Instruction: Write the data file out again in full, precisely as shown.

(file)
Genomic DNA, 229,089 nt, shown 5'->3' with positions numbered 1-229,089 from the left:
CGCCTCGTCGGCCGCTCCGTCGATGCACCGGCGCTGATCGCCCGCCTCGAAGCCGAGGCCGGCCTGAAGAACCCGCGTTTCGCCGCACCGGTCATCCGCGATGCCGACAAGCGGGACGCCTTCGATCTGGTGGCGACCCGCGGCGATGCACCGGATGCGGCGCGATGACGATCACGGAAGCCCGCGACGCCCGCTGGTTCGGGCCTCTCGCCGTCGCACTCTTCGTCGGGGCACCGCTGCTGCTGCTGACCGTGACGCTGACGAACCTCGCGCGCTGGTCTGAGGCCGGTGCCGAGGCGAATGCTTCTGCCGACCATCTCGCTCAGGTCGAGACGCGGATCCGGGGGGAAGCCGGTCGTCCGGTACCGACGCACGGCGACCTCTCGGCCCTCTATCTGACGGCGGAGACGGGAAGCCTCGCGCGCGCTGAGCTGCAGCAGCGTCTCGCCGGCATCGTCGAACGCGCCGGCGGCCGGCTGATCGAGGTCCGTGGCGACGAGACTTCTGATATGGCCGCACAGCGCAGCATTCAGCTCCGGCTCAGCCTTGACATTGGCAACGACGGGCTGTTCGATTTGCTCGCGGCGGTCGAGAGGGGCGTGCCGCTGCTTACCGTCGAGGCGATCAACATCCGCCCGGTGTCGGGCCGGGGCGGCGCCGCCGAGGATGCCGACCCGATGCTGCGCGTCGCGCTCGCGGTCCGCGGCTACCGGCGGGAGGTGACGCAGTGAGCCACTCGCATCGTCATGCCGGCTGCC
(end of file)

Genomic DNA, 229,089 nt, shown 5'->3' with positions numbered 1-229,089 from the left:
CGCCTCGTCGGCCGCTCCGTCGATGCACCGGCGCTGATCGCCCGCCTCGAAGCCGAGGCCGGCCTGAAGAACCCGCGTTTCGCCGCACCGGTCATCCGCGATGCCGACAAGCGGGACGCCTTCGATCTGGTGGCGACCCGCGGCGATGCACCGGATGCGGCGCGATGACGATCACGGAAGCCCGCGACGCCCGCTGGTTCGGGCCTCTCGCCGTCGCACTCTTCGTCGGGGCACCGCTGCTGCTGCTGACCGTGACGCTGACGAACCTCGCGCGCTGGTCTGAGGCCGGTGCCGAGGCGAATGCTTCTGCCGACCATCTCGCTCAGGTCGAGACGCGGATCCGGGGGGAAGCCGGTCGTCCGGTACCGACGCACGGCGACCTCTCGGCCCTCTATCTGACGGCGGAGACGGGAAGCCTCGCGCGCGCTGAGCTGCAGCAGCGTCTCGCCGGCATCGTCGAACGCGCCGGCGGCCGGCTGATCGAGGTCCGTGGCGACGAGACTTCTGATATGGCCGCACAGCGCAGCATTCAGCTCCGGCTCAGCCTTGACATTGGCAACGACGGGCTGTTCGATTTGCTCGCGGCGGTCGAGAGGGGCGTGCCGCTGCTTACCGTCGAGGCGATCAACATCCGCCCGGTGTCGGGCCGGGGCGGCGCCGCCGAGGATGCCGACCCGATGCTGCGCGTCGCGCTCGCGGTCCGCGGCTACCGGCGGGAGGTGACGCAGTGAGCCACTCGCATCGTCATGCCGGCTGCC